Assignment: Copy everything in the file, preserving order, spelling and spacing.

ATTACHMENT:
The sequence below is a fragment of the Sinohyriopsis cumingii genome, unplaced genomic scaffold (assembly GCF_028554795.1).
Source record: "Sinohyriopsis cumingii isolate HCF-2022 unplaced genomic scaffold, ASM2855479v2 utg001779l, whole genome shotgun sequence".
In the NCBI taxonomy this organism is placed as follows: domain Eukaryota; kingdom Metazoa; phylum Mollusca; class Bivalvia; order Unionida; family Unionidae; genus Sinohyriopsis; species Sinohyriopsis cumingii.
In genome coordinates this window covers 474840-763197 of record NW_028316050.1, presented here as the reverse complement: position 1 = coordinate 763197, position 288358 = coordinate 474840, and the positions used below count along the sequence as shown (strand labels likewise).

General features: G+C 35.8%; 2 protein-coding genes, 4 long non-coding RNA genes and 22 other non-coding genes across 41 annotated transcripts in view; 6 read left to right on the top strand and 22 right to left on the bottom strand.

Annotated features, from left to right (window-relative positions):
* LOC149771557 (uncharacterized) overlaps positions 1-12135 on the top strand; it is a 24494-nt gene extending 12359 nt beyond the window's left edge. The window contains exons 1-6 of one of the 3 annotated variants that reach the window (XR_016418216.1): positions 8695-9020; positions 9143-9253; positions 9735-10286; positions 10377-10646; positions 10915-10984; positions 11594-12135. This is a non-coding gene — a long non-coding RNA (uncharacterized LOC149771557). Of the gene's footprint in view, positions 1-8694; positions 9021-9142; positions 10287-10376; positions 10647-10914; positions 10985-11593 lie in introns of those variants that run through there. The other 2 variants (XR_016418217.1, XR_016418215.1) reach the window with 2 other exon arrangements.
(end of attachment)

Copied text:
The sequence below is a fragment of the Sinohyriopsis cumingii genome, unplaced genomic scaffold (assembly GCF_028554795.1).
Source record: "Sinohyriopsis cumingii isolate HCF-2022 unplaced genomic scaffold, ASM2855479v2 utg001779l, whole genome shotgun sequence".
In the NCBI taxonomy this organism is placed as follows: domain Eukaryota; kingdom Metazoa; phylum Mollusca; class Bivalvia; order Unionida; family Unionidae; genus Sinohyriopsis; species Sinohyriopsis cumingii.
In genome coordinates this window covers 474840-763197 of record NW_028316050.1, presented here as the reverse complement: position 1 = coordinate 763197, position 288358 = coordinate 474840, and the positions used below count along the sequence as shown (strand labels likewise).

General features: G+C 35.8%; 2 protein-coding genes, 4 long non-coding RNA genes and 22 other non-coding genes across 41 annotated transcripts in view; 6 read left to right on the top strand and 22 right to left on the bottom strand.

Annotated features, from left to right (window-relative positions):
* LOC149771557 (uncharacterized) overlaps positions 1-12135 on the top strand; it is a 24494-nt gene extending 12359 nt beyond the window's left edge. The window contains exons 1-6 of one of the 3 annotated variants that reach the window (XR_016418216.1): positions 8695-9020; positions 9143-9253; positions 9735-10286; positions 10377-10646; positions 10915-10984; positions 11594-12135. This is a non-coding gene — a long non-coding RNA (uncharacterized LOC149771557). Of the gene's footprint in view, positions 1-8694; positions 9021-9142; positions 10287-10376; positions 10647-10914; positions 10985-11593 lie in introns of those variants that run through there. The other 2 variants (XR_016418217.1, XR_016418215.1) reach the window with 2 other exon arrangements.